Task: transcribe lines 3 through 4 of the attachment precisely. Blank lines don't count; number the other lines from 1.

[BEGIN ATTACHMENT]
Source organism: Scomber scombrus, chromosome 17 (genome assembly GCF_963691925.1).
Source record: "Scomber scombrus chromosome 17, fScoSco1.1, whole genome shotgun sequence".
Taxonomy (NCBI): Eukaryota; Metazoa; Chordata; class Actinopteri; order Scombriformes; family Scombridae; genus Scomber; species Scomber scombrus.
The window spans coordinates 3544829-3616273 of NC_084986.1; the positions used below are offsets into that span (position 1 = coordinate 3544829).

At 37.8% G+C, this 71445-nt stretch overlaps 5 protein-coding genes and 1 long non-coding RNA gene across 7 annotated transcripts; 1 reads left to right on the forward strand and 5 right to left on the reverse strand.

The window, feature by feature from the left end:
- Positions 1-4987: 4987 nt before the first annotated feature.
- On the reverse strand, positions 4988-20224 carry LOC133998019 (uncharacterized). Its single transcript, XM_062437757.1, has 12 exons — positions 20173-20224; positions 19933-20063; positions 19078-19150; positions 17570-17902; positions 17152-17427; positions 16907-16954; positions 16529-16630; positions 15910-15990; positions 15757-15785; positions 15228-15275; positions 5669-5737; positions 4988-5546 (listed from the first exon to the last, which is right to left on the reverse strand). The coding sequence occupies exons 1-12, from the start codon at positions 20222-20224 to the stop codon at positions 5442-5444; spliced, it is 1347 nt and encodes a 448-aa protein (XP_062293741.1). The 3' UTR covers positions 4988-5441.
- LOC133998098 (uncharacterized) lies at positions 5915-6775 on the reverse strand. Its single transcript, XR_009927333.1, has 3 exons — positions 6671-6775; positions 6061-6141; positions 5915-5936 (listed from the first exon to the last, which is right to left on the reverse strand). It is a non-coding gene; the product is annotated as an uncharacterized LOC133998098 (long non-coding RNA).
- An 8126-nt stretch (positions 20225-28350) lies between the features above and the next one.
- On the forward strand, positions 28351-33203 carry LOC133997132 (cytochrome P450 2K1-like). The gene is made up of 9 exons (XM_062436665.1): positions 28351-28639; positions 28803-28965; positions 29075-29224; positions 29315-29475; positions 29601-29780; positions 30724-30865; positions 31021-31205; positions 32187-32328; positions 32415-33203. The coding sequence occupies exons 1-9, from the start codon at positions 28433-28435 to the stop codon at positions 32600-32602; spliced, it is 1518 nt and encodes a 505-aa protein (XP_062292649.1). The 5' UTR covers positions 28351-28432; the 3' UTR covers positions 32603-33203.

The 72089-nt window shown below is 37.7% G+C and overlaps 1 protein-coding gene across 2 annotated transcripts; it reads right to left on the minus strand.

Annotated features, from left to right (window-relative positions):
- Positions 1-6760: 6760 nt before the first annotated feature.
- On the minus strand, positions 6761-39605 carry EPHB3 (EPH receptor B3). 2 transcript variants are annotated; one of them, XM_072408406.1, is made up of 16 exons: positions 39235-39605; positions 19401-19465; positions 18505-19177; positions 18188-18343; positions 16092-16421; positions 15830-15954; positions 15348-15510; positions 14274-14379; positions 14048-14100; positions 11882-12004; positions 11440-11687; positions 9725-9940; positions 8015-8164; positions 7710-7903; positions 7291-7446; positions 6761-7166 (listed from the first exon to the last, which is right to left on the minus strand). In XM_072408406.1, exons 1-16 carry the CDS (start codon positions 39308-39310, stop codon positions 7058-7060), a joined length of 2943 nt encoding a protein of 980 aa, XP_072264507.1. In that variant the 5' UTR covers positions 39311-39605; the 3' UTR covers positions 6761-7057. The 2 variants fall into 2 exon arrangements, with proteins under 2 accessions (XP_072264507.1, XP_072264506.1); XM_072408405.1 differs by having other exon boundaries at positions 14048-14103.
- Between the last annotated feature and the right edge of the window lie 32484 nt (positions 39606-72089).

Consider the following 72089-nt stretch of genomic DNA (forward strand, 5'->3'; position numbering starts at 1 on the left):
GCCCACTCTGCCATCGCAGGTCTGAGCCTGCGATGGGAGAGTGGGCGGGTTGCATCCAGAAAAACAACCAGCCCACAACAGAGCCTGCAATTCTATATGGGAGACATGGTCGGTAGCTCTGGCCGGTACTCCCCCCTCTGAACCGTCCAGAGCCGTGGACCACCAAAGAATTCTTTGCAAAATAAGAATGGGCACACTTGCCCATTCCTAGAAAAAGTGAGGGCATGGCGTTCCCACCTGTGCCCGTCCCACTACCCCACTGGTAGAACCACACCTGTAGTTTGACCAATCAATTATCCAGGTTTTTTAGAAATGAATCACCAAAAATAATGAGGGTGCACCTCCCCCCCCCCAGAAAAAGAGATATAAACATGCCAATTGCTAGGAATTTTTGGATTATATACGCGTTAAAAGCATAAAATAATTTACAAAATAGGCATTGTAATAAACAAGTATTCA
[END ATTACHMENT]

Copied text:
Taxonomy (NCBI): Eukaryota; Metazoa; Chordata; class Actinopteri; order Scombriformes; family Scombridae; genus Scomber; species Scomber scombrus.
The window spans coordinates 3544829-3616273 of NC_084986.1; the positions used below are offsets into that span (position 1 = coordinate 3544829).